For-profit colleges are a foreign and confusing concept for many people. They are private institutions, as are many non-profit colleges, but they are run by companies with at least some focus on making money for investors and stockholders. There is a lot of concern about the for-profit system, particularly regarding the quality of the education these school offer, the debts their students rack up, and their funding sources.
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According to the National Conference of State Legislatures, in the last 20 years, enrollment at for-profit institutions has increased 225 percent. As of the 2010-11 school year, for-profits now held around 12 percent of postsecondary students. These colleges have attractive perks, many of which are especially alluring for people who can only go to school part-time. These can include flexible scheduling and enrollment, online courses, and small class sizes.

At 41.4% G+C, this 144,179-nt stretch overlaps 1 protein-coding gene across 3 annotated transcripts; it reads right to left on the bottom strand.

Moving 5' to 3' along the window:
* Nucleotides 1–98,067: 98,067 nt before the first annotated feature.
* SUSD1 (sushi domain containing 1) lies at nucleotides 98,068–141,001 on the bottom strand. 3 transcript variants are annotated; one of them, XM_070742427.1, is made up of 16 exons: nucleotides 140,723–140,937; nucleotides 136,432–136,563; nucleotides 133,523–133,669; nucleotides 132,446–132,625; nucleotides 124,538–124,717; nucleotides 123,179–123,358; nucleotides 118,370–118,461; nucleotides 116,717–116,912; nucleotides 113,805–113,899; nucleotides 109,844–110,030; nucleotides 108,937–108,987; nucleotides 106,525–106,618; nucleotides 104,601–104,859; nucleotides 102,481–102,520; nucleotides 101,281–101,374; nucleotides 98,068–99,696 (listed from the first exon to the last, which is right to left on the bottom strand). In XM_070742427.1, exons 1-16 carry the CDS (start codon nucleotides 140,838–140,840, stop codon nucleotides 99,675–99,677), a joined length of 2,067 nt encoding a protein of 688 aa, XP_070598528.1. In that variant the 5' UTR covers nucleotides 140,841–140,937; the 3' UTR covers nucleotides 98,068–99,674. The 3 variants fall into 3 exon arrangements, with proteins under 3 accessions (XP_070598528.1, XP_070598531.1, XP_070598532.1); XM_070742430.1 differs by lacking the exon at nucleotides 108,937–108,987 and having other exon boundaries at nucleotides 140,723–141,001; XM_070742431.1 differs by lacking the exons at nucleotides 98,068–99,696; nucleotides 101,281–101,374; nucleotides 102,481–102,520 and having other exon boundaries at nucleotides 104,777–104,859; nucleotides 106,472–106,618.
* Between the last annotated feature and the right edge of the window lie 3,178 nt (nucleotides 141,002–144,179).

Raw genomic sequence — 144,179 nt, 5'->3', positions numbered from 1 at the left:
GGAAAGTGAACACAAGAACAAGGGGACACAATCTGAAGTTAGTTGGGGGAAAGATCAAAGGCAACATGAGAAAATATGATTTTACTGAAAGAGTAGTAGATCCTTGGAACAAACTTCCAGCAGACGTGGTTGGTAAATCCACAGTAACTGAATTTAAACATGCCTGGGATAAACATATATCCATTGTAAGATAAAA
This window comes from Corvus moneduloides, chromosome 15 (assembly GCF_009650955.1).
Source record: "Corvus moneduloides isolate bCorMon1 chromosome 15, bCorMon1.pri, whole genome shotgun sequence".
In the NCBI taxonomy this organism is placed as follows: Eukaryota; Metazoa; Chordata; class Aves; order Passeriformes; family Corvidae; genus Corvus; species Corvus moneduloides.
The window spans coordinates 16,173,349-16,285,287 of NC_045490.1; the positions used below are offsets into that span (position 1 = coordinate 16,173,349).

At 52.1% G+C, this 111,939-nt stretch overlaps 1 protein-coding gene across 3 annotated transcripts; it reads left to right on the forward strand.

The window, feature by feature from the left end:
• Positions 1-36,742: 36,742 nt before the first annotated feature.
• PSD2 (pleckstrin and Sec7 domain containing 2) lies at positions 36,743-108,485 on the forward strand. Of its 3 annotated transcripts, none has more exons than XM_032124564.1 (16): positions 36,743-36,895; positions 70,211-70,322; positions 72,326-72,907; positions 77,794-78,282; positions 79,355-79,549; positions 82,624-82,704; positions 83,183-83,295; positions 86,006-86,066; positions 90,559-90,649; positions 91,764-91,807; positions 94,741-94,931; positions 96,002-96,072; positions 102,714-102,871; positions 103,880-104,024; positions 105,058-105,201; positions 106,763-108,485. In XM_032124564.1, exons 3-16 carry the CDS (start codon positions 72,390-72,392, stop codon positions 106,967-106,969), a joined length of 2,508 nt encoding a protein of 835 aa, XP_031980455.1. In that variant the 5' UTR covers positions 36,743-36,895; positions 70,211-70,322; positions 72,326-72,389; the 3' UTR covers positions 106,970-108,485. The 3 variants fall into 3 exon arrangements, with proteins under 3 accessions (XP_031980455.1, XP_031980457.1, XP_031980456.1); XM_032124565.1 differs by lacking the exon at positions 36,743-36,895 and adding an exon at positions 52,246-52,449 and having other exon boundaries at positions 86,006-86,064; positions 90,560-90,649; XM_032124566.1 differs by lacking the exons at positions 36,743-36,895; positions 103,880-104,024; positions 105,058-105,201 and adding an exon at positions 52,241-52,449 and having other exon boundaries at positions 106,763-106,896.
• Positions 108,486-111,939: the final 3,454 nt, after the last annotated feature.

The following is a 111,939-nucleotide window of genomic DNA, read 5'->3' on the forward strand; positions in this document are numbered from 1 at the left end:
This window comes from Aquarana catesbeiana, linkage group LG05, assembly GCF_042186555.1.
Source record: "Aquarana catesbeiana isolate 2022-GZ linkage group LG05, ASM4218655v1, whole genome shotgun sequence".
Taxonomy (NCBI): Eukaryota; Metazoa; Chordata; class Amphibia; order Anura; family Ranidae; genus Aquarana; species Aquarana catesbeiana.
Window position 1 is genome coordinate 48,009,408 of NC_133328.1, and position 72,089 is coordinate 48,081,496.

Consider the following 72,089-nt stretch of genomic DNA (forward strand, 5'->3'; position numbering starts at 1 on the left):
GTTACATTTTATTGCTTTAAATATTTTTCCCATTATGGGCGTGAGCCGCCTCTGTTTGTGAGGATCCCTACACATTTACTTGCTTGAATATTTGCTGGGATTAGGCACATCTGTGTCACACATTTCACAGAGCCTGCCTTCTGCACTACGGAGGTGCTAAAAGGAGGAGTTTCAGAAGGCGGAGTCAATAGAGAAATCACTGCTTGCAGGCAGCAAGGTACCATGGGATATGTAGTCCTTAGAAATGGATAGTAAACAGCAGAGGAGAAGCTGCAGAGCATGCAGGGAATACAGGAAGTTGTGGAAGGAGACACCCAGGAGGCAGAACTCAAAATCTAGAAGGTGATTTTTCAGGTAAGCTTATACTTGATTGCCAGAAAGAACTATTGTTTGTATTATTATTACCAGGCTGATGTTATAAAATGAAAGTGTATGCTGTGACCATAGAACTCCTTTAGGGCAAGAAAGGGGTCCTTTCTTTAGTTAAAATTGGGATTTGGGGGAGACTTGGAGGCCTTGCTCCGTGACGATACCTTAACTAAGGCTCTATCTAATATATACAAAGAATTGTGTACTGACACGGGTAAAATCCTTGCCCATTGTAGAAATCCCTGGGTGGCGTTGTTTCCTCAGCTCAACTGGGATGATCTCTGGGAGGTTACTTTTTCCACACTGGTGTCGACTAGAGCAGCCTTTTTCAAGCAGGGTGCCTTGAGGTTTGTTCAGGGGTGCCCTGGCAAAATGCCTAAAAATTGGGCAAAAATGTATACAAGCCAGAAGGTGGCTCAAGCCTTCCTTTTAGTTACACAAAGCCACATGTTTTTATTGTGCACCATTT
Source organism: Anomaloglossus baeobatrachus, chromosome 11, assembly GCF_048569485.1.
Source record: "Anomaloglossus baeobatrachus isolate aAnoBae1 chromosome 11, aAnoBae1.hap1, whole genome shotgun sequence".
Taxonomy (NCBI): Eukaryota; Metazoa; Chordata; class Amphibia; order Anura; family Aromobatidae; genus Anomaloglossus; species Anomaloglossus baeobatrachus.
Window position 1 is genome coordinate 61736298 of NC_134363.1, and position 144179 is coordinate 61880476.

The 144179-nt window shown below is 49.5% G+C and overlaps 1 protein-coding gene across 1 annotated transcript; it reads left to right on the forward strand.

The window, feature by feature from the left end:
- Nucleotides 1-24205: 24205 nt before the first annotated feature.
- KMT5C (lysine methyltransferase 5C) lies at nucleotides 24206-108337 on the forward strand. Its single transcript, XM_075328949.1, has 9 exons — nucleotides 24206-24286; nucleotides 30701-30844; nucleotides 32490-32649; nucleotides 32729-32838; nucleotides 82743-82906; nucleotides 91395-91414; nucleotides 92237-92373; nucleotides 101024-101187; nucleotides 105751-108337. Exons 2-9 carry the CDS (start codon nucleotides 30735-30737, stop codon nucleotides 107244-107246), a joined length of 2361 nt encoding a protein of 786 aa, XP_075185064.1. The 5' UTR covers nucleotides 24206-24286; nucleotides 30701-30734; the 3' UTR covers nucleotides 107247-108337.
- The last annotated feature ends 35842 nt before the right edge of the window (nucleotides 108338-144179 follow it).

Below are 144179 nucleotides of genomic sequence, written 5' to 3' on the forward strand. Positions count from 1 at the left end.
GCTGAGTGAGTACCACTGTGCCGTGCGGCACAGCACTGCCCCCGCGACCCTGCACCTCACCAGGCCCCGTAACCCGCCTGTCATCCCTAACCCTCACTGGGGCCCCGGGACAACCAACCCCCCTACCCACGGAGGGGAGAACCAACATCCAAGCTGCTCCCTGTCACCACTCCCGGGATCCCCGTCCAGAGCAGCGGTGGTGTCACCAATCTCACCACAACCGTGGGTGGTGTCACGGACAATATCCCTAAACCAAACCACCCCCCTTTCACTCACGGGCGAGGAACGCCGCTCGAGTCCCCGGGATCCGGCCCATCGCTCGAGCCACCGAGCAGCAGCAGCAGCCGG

Critics of for-profit colleges say students who attend them often get saddled with extreme debt and have few employable skills to show for it. This may add to the severe student debt crisis with which our nation is struggling. It also brings into question whether these institutions deserve the sizeable subsidies and grants they receive from the government. Several states and the federal government have some taken action against for-profit colleges, increasing their accountability for the education they offer and the money they take.
Read more about for-profit colleges:
National Conference of State Legislatures: For-profit Colleges and Universities
National Association for College Admission Counseling: The Low-Down on For-Profit Colleges